“At that time, I was like a size zero. I couldn’t keep down food and couldn’t keep down water,” Winters says. “And one day my mom was just like, I’m gonna cook for you.”
In her mind, the meal was nothing nutritious. It was the collard greens and cornbread, a traditional African American dish they would typically eat during a holiday. After she ate that for a month, her appetite came back, and she started feeling better.
“I think that there’s also something to be said, too, about just the fact this is a traditional African American dish,” Winters says. “And I think it just goes to show that our ancestors, whatever culture you may come from, knew this stuff. They knew that food was medicine.”
Winters adds that’s the reason why certain dishes are important parts of several cultures.
REAP Food Group, an organization with the mission of transforming local communities and economies with food, knows the healing power traditional dishes can have on an underrepresented community.
Through partnerships with other small farms farmers of different racial and ethnic backgrounds and other community organizations like Roots4Change, the group was able to help Latinx families source produce and food that are culturally relevant to their communities.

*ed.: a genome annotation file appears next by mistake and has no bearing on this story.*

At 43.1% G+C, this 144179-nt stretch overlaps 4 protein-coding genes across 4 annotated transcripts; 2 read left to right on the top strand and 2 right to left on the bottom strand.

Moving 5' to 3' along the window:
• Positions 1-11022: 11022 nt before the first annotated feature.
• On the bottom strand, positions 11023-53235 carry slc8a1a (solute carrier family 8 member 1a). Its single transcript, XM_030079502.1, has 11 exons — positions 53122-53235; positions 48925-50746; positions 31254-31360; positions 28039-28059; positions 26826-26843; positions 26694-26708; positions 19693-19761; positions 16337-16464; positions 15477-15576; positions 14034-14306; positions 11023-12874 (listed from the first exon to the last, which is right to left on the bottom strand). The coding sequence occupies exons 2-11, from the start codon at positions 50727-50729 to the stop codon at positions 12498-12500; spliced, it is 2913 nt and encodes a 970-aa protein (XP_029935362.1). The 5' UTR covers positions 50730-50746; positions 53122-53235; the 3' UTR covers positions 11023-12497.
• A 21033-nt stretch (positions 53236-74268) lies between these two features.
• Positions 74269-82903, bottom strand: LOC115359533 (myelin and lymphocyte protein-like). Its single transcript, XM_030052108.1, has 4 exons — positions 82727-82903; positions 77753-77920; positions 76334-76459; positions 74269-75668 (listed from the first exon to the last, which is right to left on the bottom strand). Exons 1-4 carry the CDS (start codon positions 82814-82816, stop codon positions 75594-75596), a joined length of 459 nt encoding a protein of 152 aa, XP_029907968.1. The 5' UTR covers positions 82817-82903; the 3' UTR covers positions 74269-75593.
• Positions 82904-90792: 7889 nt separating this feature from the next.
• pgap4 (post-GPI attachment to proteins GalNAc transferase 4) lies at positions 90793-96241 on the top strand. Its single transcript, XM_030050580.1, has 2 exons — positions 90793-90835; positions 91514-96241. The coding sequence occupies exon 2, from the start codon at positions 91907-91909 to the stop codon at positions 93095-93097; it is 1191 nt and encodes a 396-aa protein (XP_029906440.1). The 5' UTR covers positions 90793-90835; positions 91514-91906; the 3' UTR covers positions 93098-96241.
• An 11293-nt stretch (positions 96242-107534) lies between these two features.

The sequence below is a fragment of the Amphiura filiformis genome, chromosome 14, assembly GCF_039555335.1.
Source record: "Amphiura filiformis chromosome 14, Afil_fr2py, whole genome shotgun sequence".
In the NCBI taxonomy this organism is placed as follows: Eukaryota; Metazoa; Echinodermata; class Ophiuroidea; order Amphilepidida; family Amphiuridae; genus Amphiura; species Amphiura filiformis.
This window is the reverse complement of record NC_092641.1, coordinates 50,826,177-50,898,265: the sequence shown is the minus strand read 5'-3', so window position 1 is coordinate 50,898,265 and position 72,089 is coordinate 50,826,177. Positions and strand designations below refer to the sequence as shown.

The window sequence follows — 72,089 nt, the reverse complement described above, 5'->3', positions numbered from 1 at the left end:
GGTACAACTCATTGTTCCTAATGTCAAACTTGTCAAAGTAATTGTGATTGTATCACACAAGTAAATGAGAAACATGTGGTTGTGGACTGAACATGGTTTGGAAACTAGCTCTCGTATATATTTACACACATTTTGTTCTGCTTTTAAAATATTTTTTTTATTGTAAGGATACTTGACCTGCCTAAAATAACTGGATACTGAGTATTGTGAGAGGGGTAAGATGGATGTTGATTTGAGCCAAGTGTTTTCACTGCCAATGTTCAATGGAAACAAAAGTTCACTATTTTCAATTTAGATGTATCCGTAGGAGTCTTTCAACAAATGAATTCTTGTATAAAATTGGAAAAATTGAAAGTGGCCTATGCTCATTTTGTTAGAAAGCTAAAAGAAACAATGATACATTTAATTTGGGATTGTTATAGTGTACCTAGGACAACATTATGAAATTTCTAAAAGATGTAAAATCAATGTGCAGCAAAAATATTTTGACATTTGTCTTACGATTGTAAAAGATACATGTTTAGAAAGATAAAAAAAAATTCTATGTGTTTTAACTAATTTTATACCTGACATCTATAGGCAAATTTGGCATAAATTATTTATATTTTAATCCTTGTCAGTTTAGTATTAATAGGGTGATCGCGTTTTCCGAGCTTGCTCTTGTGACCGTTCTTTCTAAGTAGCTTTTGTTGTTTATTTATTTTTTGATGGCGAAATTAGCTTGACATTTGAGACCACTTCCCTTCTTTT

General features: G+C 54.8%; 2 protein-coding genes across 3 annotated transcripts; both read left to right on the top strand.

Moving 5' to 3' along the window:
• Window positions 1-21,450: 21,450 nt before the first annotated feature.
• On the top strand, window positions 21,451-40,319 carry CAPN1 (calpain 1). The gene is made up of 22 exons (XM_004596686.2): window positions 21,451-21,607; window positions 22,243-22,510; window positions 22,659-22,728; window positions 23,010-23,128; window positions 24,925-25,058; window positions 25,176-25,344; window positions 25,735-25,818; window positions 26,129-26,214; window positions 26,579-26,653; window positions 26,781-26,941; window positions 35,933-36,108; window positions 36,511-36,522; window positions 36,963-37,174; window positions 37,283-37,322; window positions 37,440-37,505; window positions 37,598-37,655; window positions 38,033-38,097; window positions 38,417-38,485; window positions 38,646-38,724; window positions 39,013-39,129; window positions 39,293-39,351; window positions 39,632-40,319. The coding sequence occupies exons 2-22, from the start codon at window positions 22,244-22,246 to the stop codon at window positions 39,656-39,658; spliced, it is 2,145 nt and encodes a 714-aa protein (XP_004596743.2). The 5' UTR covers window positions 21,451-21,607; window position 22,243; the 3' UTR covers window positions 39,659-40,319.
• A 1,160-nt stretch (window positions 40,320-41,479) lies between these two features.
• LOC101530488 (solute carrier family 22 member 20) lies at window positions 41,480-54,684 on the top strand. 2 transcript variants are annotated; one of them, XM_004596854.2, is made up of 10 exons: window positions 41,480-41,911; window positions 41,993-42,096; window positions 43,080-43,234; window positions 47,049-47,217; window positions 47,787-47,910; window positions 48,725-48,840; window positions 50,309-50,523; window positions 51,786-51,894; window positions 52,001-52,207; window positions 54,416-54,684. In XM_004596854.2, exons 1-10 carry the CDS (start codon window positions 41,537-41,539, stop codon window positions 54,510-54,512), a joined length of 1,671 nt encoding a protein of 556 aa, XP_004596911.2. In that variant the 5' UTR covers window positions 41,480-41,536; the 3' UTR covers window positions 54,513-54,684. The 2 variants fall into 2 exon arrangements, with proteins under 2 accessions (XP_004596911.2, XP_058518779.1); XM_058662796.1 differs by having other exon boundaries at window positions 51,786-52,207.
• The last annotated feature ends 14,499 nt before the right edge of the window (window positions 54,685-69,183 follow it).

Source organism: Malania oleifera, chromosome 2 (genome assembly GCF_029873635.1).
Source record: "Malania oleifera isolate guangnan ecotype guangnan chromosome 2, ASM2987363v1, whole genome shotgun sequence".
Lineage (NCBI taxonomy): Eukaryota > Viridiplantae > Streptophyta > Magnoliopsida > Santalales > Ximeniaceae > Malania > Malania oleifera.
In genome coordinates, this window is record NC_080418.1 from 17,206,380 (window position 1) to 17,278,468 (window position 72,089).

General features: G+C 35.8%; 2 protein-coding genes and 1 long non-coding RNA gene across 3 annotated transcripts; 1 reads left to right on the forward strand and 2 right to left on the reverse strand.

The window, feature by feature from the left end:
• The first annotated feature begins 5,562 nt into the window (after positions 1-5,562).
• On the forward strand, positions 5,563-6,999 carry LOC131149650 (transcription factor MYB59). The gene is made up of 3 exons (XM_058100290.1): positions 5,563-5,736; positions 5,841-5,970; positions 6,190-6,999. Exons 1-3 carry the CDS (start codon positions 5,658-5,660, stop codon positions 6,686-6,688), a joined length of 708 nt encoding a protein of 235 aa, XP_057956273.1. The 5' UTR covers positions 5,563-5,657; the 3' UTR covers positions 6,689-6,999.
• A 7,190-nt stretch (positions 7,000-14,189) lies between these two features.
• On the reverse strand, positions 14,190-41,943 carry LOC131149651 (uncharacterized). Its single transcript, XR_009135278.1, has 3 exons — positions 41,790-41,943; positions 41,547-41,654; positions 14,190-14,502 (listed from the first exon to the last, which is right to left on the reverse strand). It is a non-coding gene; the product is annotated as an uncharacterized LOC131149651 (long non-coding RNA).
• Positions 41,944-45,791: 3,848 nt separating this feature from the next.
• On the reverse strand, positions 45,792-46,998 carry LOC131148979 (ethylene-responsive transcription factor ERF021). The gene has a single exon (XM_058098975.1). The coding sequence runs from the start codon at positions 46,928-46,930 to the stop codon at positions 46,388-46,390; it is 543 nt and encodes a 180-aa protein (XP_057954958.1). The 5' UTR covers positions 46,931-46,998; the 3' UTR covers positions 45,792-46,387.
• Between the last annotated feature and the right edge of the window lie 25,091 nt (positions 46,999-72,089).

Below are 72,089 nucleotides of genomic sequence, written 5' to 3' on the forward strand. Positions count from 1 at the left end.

“We serve the corn tortilla directly from a local vendor that nixtamalize the tortillas,” says Yolibeth Rangel, REAP’s community partnership coordinator, describing the process for preparing maize. “It allows the body to absorb the nutrients of the corn better than if you don’t. It gives the tortillas a flavor that is like home. That flavor is not added in the end, it’s a natural process.”
Fusing with health care
It’s not just community organizations that recognize the importance of integrating natural medicine, but also at UW Health with doctors who realize the limitations of today’s healthcare system.